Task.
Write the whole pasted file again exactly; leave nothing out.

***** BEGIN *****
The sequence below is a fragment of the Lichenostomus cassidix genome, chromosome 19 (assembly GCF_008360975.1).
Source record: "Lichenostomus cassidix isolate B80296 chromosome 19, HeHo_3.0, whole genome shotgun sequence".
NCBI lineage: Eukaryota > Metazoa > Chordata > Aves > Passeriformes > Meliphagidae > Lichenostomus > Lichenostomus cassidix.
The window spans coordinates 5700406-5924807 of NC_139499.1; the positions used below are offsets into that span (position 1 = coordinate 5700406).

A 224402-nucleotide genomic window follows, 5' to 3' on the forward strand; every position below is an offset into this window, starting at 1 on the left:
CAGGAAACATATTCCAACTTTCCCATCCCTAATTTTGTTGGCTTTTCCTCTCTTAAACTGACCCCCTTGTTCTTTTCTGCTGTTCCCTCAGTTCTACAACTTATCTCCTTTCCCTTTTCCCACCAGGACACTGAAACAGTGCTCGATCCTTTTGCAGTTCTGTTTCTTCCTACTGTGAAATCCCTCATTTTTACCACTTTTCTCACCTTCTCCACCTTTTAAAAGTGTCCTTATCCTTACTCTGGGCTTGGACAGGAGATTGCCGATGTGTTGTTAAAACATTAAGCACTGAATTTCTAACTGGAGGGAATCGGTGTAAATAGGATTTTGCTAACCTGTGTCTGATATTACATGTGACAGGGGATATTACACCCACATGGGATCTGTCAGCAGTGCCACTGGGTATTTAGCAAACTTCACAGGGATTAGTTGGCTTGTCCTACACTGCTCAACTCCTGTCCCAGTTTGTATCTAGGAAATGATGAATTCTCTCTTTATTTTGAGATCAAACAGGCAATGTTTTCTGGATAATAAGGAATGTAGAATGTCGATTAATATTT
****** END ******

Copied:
The sequence below is a fragment of the Lichenostomus cassidix genome, chromosome 19 (assembly GCF_008360975.1).
Source record: "Lichenostomus cassidix isolate B80296 chromosome 19, HeHo_3.0, whole genome shotgun sequence".
NCBI lineage: Eukaryota > Metazoa > Chordata > Aves > Passeriformes > Meliphagidae > Lichenostomus > Lichenostomus cassidix.
The window spans coordinates 5700406-5924807 of NC_139499.1; the positions used below are offsets into that span (position 1 = coordinate 5700406).

A 224402-nucleotide genomic window follows, 5' to 3' on the forward strand; every position below is an offset into this window, starting at 1 on the left:
CAGGAAACATATTCCAACTTTCCCATCCCTAATTTTGTTGGCTTTTCCTCTCTTAAACTGACCCCCTTGTTCTTTTCTGCTGTTCCCTCAGTTCTACAACTTATCTCCTTTCCCTTTTCCCACCAGGACACTGAAACAGTGCTCGATCCTTTTGCAGTTCTGTTTCTTCCTACTGTGAAATCCCTCATTTTTACCACTTTTCTCACCTTCTCCACCTTTTAAAAGTGTCCTTATCCTTACTCTGGGCTTGGACAGGAGATTGCCGATGTGTTGTTAAAACATTAAGCACTGAATTTCTAACTGGAGGGAATCGGTGTAAATAGGATTTTGCTAACCTGTGTCTGATATTACATGTGACAGGGGATATTACACCCACATGGGATCTGTCAGCAGTGCCACTGGGTATTTAGCAAACTTCACAGGGATTAGTTGGCTTGTCCTACACTGCTCAACTCCTGTCCCAGTTTGTATCTAGGAAATGATGAATTCTCTCTTTATTTTGAGATCAAACAGGCAATGTTTTCTGGATAATAAGGAATGTAGAATGTCGATTAATATTT